Please use this identifier to cite or link to this item: https://hdl.handle.net/10356/168519
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dc.contributor.authorPriyadharshini d/o Chockalingamen_US
dc.date.accessioned2023-06-14T01:36:41Z-
dc.date.available2023-06-14T01:36:41Z-
dc.date.issued2023-
dc.identifier.citationPriyadharshini d/o Chockalingam (2023). To signal or not: the influence of communicative signalling on infant executive function. Final Year Project (FYP), Nanyang Technological University, Singapore. https://hdl.handle.net/10356/168519en_US
dc.identifier.urihttps://hdl.handle.net/10356/168519-
dc.description.abstractCommunicative Signalling is universally and prevalently observed in most parent-child interactions, especially with pre-verbal infants. While communicative signalling has shown to be important for the cognitive development in infants, its efficacy in the development of executive function remains unknown. Aim: The first part of the present study aims to explore the influence of attended and unattended, maternal, and infant communicative signals on infant executive function. The second part of the study explores the influence of communicative signals from 5 different communicative domains (Gaze, Gaze Following, Vocal, Reach and Smile) on infant executive function. Methods: We observed for communicative signals from infants and mothers during the A-not-B task and measured for infant performance on the A-not-B task using reaction time. Overall Findings: Maternal cues predicted slower reaction times, but infant cues had the opposite effect. Attended status did not predict performance, however gaze following was predictive of slower reaction time and reach cues were predictive of faster reaction times.en_US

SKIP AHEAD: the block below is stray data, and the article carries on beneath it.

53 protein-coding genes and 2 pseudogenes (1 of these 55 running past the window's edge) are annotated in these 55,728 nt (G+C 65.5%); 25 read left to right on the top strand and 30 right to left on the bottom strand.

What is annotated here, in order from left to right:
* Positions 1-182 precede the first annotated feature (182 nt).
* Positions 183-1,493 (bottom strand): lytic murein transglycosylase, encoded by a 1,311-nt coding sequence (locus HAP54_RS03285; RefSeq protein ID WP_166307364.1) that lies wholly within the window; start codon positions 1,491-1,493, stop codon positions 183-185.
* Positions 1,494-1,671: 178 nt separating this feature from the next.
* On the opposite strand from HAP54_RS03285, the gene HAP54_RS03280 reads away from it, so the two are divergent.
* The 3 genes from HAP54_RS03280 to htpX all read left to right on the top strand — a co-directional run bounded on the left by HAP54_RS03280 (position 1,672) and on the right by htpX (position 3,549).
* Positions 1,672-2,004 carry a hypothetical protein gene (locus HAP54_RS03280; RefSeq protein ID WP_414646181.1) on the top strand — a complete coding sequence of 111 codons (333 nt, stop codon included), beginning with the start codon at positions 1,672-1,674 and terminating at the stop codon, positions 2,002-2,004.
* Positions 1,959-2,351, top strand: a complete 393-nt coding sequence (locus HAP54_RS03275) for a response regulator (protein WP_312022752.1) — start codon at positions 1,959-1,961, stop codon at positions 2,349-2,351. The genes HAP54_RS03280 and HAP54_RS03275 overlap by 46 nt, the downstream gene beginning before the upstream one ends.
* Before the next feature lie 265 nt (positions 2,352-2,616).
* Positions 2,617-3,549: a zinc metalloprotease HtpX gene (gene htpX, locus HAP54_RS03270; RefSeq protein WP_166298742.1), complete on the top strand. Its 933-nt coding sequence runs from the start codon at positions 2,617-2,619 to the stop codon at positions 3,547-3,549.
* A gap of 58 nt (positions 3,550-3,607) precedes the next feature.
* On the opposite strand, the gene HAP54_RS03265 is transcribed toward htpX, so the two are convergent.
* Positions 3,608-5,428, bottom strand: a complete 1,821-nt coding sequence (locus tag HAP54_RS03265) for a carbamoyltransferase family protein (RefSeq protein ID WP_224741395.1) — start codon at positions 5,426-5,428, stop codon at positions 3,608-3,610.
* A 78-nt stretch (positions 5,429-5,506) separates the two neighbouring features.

dc.language.isoenen_US
dc.publisherNanyang Technological Universityen_US
dc.subjectSocial sciences::Psychologyen_US
dc.titleTo signal or not: the influence of communicative signalling on infant executive functionen_US
dc.typeFinal Year Project (FYP)en_US
dc.contributor.supervisorVictoria Leongen_US
dc.contributor.schoolSchool of Social Sciencesen_US
dc.description.degreeBachelor of Social Sciences in Psychologyen_US
dc.contributor.supervisoremailVictoriaLeong@ntu.edu.sgen_US
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Appears in Collections:SSS Student Reports (FYP/IA/PA/PI)
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